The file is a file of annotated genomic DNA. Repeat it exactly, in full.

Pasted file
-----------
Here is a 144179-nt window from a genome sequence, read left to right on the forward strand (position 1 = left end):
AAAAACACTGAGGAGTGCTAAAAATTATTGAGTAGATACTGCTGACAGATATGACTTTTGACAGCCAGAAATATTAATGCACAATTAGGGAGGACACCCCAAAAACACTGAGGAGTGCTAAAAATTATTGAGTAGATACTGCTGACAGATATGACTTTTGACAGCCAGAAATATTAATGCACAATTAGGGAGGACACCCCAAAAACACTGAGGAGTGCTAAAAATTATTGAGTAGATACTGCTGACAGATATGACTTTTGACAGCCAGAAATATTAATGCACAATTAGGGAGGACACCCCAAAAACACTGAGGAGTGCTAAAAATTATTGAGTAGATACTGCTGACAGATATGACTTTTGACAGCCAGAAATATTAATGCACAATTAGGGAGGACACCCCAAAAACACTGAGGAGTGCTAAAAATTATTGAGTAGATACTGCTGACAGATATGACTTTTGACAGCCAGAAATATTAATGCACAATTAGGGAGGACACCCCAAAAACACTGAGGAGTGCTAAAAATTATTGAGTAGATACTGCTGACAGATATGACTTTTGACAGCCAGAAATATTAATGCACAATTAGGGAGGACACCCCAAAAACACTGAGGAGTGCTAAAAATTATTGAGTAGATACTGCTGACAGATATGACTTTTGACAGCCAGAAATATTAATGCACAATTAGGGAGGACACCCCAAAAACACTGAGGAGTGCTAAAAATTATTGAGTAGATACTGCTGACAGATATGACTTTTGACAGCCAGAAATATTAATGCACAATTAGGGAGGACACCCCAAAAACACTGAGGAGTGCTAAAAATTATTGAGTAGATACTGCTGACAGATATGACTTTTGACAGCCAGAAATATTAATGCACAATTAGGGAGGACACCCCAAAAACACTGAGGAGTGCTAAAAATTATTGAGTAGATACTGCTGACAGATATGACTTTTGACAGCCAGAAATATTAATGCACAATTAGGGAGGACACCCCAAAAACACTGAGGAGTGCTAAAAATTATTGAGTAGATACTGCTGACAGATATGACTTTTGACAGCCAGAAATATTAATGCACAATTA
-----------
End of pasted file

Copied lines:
Here is a 144179-nt window from a genome sequence, read left to right on the forward strand (position 1 = left end):
AAAAACACTGAGGAGTGCTAAAAATTATTGAGTAGATACTGCTGACAGATATGACTTTTGACAGCCAGAAATATTAATGCACAATTAGGGAGGACACCCCAAAAACACTGAGGAGTGCTAAAAATTATTGAGTAGATACTGCTGACAGATATGACTTTTGACAGCCAGAAATATTAATGCACAATTAGGGAGGACACCCCAAAAACACTGAGGAGTGCTAAAAATTATTGAGTAGATACTGCTGACAGATATGACTTTTGACAGCCAGAAATATTAATGCACAATTAGGGAGGACACCCCAAAAACACTGAGGAGTGCTAAAAATTATTGAGTAGATACTGCTGACAGATATGACTTTTGACAGCCAGAAATATTAATGCACAATTAGGGAGGACACCCCAAAAACACTGAGGAGTGCTAAAAATTATTGAGTAGATACTGCTGACAGATATGACTTTTGACAGCCAGAAATATTAATGCACAATTAGGGAGGACACCCCAAAAACACTGAGGAGTGCTAAAAATTATTGAGTAGATACTGCTGACAGATATGACTTTTGACAGCCAGAAATATTAATGCACAATTAGGGAGGACACCCCAAAAACACTGAGGAGTGCTAAAAATTATTGAGTAGATACTGCTGACAGATATGACTTTTGACAGCCAGAAATATTAATGCACAATTAGGGAGGACACCCCAAAAACACTGAGGAGTGCTAAAAATTATTGAGTAGATACTGCTGACAGATATGACTTTTGACAGCCAGAAATATTAATGCACAATTAGGGAGGACACCCCAAAAACACTGAGGAGTGCTAAAAATTATTGAGTAGATACTGCTGACAGATATGACTTTTGACAGCCAGAAATATTAATGCACAATTAGGGAGGACACCCCAAAAACACTGAGGAGTGCTAAAAATTATTGAGTAGATACTGCTGACAGATATGACTTTTGACAGCCAGAAATATTAATGCACAATTAGGGAGGACACCCCAAAAACACTGAGGAGTGCTAAAAATTATTGAGTAGATACTGCTGACAGATATGACTTTTGACAGCCAGAAATATTAATGCACAATTA